In preparation for the White House’s summit on countering violent extremism on February 18, my colleague and erstwhile co-author Dan Byman has written another incisive and important piece in the Washington Post. The article exposes some of the most pernicious myths about violent extremism, reflecting Dan’s many years of study in the field. It should be required reading for anyone trying to understand the issues at stake in the summit.
But, of course, if the organizers read the piece carefully, it is not clear that they would have the summit at all. The unstated bottom line of the piece is that there few effective policy responses to the problem of radicalization, and that in any case, it is not clear that a grand global effort at counter-radicalization is justified by the severity of the terrorism problem. In such circumstances, a massive international summit seems like overkill and unlikely to result in a smarter approach to terrorism.
So why hold the summit at all? Because in the wake of a horrific terrorist attack, the body politic demands a response. And so this is the response. It’s a better idea than invading some random country, restricting civil liberties, or torturing extrajudicial detainees. But it remains a colossal waste of time and effort.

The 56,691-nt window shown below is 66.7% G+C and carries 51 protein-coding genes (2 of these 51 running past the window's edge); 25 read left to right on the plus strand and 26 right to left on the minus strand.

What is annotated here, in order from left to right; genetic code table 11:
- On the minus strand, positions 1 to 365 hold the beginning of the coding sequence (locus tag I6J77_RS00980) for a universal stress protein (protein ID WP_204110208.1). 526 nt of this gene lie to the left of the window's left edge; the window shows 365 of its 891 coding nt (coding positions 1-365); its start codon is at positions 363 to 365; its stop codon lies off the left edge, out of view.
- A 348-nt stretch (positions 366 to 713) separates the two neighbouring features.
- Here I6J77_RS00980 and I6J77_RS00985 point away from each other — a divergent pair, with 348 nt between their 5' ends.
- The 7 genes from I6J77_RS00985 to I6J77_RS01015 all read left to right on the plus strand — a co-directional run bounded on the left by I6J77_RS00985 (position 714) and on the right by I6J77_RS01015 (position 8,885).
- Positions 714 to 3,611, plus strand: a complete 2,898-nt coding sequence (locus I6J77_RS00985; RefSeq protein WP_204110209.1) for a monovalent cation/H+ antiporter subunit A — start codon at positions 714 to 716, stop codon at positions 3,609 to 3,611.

A better response would be to try and understand why the body politic continues to demand policies that careful researchers like Dan have long since proven are ineffective or even, as I have argued elsewhere, sometimes counterproductive.
Transnational terrorism is often cited as a uniquely 21st century threat to global order. But how specifically does terrorism challenge global order? Terrorism is a weapon of the weak, meaning terrorists cannot directly threaten strong states. For terrorism to threaten strong states or world order, it depends on a state doing stupid things in response, in other words on a reaction born of public fear and political cowardice. For terrorism to be effective, it requires that we are afraid.
So maybe it is time to start attacking that fear directly, rather than through a quixotic quest to eliminate terrorism or radicalization. We don’t have a global summit to reduce crime after all, nor do we believe that it can or must be eliminated to preserve order. Maybe we should consider instead a summit on societal resilience. That summit would help Americans understand that terrorism really isn’t much of a threat to their lives or values. And then perhaps they would be less afraid.